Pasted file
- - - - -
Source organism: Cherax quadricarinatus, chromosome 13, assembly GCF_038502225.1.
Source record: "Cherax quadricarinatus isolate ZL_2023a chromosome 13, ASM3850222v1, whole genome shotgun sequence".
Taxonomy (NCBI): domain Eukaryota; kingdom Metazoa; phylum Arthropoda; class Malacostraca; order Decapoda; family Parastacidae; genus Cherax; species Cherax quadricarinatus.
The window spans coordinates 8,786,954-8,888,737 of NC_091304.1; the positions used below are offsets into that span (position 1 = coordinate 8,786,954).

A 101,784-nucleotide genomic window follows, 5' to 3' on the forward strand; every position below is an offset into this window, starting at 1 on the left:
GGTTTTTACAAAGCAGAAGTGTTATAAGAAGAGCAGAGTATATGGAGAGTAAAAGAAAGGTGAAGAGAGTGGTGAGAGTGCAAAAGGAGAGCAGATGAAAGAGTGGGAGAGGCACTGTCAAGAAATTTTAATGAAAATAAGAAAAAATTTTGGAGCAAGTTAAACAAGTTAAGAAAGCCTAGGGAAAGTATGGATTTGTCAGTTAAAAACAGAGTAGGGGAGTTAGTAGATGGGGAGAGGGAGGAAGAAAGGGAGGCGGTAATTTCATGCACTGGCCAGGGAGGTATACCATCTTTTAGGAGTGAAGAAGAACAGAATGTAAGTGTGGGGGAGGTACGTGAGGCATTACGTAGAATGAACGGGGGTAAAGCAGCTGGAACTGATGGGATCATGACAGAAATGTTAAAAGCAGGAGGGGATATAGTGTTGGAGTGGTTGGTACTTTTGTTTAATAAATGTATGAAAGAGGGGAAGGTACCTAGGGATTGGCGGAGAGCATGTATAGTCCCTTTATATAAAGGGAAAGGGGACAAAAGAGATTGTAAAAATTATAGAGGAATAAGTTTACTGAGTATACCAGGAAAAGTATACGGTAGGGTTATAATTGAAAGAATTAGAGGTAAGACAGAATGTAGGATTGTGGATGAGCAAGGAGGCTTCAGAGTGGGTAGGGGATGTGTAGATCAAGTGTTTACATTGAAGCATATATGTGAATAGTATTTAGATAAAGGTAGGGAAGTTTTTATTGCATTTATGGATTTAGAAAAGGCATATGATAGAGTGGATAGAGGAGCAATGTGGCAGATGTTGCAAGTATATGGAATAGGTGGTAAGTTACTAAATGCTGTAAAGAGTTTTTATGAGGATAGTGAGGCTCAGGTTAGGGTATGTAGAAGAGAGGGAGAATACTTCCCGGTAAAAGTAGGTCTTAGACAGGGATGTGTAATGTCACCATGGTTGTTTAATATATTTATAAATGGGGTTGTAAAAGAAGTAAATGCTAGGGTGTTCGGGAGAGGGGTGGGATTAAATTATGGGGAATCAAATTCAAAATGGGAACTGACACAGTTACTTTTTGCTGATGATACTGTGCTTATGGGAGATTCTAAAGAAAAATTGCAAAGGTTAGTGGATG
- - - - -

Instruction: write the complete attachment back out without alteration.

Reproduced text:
Source organism: Cherax quadricarinatus, chromosome 13, assembly GCF_038502225.1.
Source record: "Cherax quadricarinatus isolate ZL_2023a chromosome 13, ASM3850222v1, whole genome shotgun sequence".
Taxonomy (NCBI): domain Eukaryota; kingdom Metazoa; phylum Arthropoda; class Malacostraca; order Decapoda; family Parastacidae; genus Cherax; species Cherax quadricarinatus.
The window spans coordinates 8,786,954-8,888,737 of NC_091304.1; the positions used below are offsets into that span (position 1 = coordinate 8,786,954).

A 101,784-nucleotide genomic window follows, 5' to 3' on the forward strand; every position below is an offset into this window, starting at 1 on the left:
GGTTTTTACAAAGCAGAAGTGTTATAAGAAGAGCAGAGTATATGGAGAGTAAAAGAAAGGTGAAGAGAGTGGTGAGAGTGCAAAAGGAGAGCAGATGAAAGAGTGGGAGAGGCACTGTCAAGAAATTTTAATGAAAATAAGAAAAAATTTTGGAGCAAGTTAAACAAGTTAAGAAAGCCTAGGGAAAGTATGGATTTGTCAGTTAAAAACAGAGTAGGGGAGTTAGTAGATGGGGAGAGGGAGGAAGAAAGGGAGGCGGTAATTTCATGCACTGGCCAGGGAGGTATACCATCTTTTAGGAGTGAAGAAGAACAGAATGTAAGTGTGGGGGAGGTACGTGAGGCATTACGTAGAATGAACGGGGGTAAAGCAGCTGGAACTGATGGGATCATGACAGAAATGTTAAAAGCAGGAGGGGATATAGTGTTGGAGTGGTTGGTACTTTTGTTTAATAAATGTATGAAAGAGGGGAAGGTACCTAGGGATTGGCGGAGAGCATGTATAGTCCCTTTATATAAAGGGAAAGGGGACAAAAGAGATTGTAAAAATTATAGAGGAATAAGTTTACTGAGTATACCAGGAAAAGTATACGGTAGGGTTATAATTGAAAGAATTAGAGGTAAGACAGAATGTAGGATTGTGGATGAGCAAGGAGGCTTCAGAGTGGGTAGGGGATGTGTAGATCAAGTGTTTACATTGAAGCATATATGTGAATAGTATTTAGATAAAGGTAGGGAAGTTTTTATTGCATTTATGGATTTAGAAAAGGCATATGATAGAGTGGATAGAGGAGCAATGTGGCAGATGTTGCAAGTATATGGAATAGGTGGTAAGTTACTAAATGCTGTAAAGAGTTTTTATGAGGATAGTGAGGCTCAGGTTAGGGTATGTAGAAGAGAGGGAGAATACTTCCCGGTAAAAGTAGGTCTTAGACAGGGATGTGTAATGTCACCATGGTTGTTTAATATATTTATAAATGGGGTTGTAAAAGAAGTAAATGCTAGGGTGTTCGGGAGAGGGGTGGGATTAAATTATGGGGAATCAAATTCAAAATGGGAACTGACACAGTTACTTTTTGCTGATGATACTGTGCTTATGGGAGATTCTAAAGAAAAATTGCAAAGGTTAGTGGATG